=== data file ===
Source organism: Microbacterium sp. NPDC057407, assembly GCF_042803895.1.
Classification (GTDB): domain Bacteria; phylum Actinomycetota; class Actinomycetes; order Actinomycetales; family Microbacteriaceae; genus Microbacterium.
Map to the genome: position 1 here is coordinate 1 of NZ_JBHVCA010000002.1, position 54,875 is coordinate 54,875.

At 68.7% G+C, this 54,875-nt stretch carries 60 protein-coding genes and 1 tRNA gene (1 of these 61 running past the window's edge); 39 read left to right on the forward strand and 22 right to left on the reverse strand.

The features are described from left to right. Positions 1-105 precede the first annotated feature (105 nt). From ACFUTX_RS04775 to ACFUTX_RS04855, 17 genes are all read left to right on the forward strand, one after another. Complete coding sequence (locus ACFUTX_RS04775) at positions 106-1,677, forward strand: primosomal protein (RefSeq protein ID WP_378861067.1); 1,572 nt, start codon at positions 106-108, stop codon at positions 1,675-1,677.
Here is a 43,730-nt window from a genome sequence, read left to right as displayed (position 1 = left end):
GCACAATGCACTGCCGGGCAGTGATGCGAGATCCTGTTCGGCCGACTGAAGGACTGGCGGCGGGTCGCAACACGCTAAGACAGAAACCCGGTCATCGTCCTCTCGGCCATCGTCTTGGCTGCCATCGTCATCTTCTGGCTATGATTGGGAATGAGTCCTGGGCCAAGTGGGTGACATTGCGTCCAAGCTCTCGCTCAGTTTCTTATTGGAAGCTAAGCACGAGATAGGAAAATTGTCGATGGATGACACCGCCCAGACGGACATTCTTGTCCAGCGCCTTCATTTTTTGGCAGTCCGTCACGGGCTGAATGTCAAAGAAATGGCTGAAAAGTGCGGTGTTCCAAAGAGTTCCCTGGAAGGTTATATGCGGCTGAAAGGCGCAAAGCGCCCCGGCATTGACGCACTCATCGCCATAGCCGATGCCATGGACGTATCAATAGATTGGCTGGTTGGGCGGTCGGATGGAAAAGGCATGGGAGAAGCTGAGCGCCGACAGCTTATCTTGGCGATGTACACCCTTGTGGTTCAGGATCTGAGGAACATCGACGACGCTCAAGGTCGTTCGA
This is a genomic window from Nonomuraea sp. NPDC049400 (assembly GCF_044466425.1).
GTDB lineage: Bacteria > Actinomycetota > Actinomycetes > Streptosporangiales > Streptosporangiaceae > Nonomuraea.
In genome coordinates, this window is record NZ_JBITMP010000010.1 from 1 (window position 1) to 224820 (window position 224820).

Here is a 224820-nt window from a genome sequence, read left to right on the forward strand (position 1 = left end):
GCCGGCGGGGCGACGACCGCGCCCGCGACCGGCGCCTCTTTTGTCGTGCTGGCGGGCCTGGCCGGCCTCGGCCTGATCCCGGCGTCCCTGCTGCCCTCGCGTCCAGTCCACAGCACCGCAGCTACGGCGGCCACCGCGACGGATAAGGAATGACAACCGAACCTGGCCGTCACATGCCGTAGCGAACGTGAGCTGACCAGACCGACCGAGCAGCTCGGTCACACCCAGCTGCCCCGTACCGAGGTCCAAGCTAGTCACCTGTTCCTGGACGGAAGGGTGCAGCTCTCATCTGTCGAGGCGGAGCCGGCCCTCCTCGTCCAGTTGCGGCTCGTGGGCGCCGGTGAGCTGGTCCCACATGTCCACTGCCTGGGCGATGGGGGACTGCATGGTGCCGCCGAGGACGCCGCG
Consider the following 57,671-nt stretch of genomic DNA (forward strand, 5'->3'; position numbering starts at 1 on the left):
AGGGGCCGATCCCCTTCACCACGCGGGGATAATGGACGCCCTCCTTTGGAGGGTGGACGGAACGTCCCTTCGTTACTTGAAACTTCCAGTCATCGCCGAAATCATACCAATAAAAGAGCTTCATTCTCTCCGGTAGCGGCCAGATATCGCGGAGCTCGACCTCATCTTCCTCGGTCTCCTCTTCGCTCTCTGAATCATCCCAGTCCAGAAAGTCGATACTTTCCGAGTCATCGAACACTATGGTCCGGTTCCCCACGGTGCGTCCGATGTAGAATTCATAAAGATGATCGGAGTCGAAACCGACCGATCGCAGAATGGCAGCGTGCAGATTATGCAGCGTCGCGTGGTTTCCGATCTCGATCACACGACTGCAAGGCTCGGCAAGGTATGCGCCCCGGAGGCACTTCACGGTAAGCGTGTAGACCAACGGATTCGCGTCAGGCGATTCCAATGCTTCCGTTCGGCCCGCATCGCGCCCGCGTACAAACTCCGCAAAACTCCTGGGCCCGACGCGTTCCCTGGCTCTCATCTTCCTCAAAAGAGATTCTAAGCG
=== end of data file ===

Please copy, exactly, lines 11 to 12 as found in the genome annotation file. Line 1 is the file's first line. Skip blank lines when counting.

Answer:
Here is a 224820-nt window from a genome sequence, read left to right on the forward strand (position 1 = left end):
GCCGGCGGGGCGACGACCGCGCCCGCGACCGGCGCCTCTTTTGTCGTGCTGGCGGGCCTGGCCGGCCTCGGCCTGATCCCGGCGTCCCTGCTGCCCTCGCGTCCAGTCCACAGCACCGCAGCTACGGCGGCCACCGCGACGGATAAGGAATGACAACCGAACCTGGCCGTCACATGCCGTAGCGAACGTGAGCTGACCAGACCGACCGAGCAGCTCGGTCACACCCAGCTGCCCCGTACCGAGGTCCAAGCTAGTCACCTGTTCCTGGACGGAAGGGTGCAGCTCTCATCTGTCGAGGCGGAGCCGGCCCTCCTCGTCCAGTTGCGGCTCGTGGGCGCCGGTGAGCTGGTCCCACATGTCCACTGCCTGGGCGATGGGGGACTGCATGGTGCCGCCGAGGACGCCGCG